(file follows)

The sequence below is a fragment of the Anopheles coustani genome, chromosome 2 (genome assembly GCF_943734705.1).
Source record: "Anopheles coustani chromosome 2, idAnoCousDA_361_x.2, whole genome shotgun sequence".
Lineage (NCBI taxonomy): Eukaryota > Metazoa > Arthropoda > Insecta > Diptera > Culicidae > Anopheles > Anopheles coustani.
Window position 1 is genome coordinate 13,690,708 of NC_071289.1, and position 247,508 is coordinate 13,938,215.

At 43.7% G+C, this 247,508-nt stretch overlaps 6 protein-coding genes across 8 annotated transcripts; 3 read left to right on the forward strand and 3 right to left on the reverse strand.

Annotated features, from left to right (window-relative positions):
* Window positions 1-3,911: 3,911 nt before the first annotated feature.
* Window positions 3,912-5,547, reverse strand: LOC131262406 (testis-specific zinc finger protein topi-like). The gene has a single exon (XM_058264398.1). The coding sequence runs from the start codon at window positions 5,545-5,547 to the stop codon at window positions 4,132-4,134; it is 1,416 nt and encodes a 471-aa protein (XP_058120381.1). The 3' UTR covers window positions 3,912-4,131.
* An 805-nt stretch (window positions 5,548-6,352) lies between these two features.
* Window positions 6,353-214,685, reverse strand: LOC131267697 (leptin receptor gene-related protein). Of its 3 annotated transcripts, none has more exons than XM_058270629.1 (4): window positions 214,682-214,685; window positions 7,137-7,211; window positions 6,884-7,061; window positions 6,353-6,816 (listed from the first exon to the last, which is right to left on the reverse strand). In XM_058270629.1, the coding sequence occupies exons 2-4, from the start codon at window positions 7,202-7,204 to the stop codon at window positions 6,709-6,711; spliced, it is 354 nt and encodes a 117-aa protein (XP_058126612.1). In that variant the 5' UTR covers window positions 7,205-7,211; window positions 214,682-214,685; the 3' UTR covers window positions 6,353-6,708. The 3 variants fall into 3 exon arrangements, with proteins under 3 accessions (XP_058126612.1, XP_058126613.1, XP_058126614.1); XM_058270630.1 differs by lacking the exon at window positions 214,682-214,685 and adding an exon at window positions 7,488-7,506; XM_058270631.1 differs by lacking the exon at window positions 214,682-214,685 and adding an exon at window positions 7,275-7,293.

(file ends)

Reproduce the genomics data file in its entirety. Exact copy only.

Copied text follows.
The sequence below is a fragment of the Anopheles coustani genome, chromosome 2 (genome assembly GCF_943734705.1).
Source record: "Anopheles coustani chromosome 2, idAnoCousDA_361_x.2, whole genome shotgun sequence".
Lineage (NCBI taxonomy): Eukaryota > Metazoa > Arthropoda > Insecta > Diptera > Culicidae > Anopheles > Anopheles coustani.
Window position 1 is genome coordinate 13,690,708 of NC_071289.1, and position 247,508 is coordinate 13,938,215.

At 43.7% G+C, this 247,508-nt stretch overlaps 6 protein-coding genes across 8 annotated transcripts; 3 read left to right on the forward strand and 3 right to left on the reverse strand.

Annotated features, from left to right (window-relative positions):
* Window positions 1-3,911: 3,911 nt before the first annotated feature.
* Window positions 3,912-5,547, reverse strand: LOC131262406 (testis-specific zinc finger protein topi-like). The gene has a single exon (XM_058264398.1). The coding sequence runs from the start codon at window positions 5,545-5,547 to the stop codon at window positions 4,132-4,134; it is 1,416 nt and encodes a 471-aa protein (XP_058120381.1). The 3' UTR covers window positions 3,912-4,131.
* An 805-nt stretch (window positions 5,548-6,352) lies between these two features.
* Window positions 6,353-214,685, reverse strand: LOC131267697 (leptin receptor gene-related protein). Of its 3 annotated transcripts, none has more exons than XM_058270629.1 (4): window positions 214,682-214,685; window positions 7,137-7,211; window positions 6,884-7,061; window positions 6,353-6,816 (listed from the first exon to the last, which is right to left on the reverse strand). In XM_058270629.1, the coding sequence occupies exons 2-4, from the start codon at window positions 7,202-7,204 to the stop codon at window positions 6,709-6,711; spliced, it is 354 nt and encodes a 117-aa protein (XP_058126612.1). In that variant the 5' UTR covers window positions 7,205-7,211; window positions 214,682-214,685; the 3' UTR covers window positions 6,353-6,708. The 3 variants fall into 3 exon arrangements, with proteins under 3 accessions (XP_058126612.1, XP_058126613.1, XP_058126614.1); XM_058270630.1 differs by lacking the exon at window positions 214,682-214,685 and adding an exon at window positions 7,488-7,506; XM_058270631.1 differs by lacking the exon at window positions 214,682-214,685 and adding an exon at window positions 7,275-7,293.